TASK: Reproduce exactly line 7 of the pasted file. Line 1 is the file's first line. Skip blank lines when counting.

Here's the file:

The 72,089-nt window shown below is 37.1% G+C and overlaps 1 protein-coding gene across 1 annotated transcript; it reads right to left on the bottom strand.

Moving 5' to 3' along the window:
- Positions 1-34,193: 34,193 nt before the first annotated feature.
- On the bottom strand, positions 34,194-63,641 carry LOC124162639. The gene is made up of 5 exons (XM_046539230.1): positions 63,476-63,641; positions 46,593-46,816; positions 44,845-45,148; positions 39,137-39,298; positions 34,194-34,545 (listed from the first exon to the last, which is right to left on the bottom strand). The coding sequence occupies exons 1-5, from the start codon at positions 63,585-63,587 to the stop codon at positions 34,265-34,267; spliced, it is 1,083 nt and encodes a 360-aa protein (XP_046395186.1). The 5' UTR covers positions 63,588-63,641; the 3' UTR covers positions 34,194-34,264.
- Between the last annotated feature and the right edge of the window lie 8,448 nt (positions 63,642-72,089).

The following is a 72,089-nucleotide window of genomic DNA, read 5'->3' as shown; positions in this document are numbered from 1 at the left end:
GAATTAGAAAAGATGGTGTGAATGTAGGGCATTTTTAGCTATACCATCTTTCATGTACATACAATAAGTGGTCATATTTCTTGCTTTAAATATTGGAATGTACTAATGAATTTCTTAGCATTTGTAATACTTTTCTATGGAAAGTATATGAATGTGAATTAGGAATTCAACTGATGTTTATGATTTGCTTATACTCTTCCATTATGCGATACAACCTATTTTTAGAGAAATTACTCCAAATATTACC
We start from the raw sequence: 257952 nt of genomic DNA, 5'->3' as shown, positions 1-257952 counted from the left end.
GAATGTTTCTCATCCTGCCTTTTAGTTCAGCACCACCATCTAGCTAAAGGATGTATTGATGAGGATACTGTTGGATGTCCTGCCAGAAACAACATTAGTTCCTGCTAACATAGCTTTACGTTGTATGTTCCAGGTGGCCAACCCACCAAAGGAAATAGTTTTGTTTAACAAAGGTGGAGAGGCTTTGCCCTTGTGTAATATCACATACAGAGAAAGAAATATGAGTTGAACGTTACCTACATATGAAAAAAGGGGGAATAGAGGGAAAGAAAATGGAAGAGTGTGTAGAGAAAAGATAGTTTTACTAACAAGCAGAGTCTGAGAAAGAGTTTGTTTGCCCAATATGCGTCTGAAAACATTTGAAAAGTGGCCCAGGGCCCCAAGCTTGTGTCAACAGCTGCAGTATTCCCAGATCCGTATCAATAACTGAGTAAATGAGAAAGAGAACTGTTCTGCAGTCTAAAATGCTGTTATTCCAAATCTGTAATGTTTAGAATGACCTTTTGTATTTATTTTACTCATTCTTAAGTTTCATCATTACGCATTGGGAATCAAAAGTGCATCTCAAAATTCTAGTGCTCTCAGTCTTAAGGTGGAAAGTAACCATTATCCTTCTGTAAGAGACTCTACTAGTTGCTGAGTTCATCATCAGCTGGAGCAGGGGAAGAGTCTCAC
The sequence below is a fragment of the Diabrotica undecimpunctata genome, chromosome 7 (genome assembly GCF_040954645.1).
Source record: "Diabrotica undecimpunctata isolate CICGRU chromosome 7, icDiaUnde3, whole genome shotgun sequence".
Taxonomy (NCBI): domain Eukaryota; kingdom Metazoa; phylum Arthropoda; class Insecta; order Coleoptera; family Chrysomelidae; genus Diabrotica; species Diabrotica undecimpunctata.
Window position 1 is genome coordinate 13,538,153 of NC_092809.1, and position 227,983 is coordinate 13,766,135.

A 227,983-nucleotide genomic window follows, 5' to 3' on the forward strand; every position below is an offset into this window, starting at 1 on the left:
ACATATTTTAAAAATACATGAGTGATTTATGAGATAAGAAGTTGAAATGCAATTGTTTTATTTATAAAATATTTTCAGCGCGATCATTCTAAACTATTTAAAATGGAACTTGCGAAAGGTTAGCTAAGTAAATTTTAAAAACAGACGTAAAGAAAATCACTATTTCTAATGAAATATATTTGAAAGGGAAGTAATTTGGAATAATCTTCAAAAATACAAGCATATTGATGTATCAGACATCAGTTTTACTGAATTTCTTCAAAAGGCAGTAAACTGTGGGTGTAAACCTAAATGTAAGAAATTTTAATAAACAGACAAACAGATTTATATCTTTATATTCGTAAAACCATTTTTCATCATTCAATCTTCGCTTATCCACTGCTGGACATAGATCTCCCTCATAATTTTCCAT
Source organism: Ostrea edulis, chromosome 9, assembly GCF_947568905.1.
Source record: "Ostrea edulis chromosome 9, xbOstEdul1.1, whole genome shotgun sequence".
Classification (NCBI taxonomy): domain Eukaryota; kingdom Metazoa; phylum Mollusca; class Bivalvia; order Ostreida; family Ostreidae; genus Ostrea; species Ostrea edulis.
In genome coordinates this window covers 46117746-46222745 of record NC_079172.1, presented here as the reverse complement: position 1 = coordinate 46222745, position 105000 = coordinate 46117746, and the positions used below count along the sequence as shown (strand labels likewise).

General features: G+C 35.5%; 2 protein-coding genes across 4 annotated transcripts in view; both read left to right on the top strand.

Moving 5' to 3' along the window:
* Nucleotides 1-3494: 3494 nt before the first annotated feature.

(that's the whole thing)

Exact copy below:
GAATTAGAAAAGATGGTGTGAATGTAGGGCATTTTTAGCTATACCATCTTTCATGTACATACAATAAGTGGTCATATTTCTTGCTTTAAATATTGGAATGTACTAATGAATTTCTTAGCATTTGTAATACTTTTCTATGGAAAGTATATGAATGTGAATTAGGAATTCAACTGATGTTTATGATTTGCTTATACTCTTCCATTATGCGATACAACCTATTTTTAGAGAAATTACTCCAAATATTACC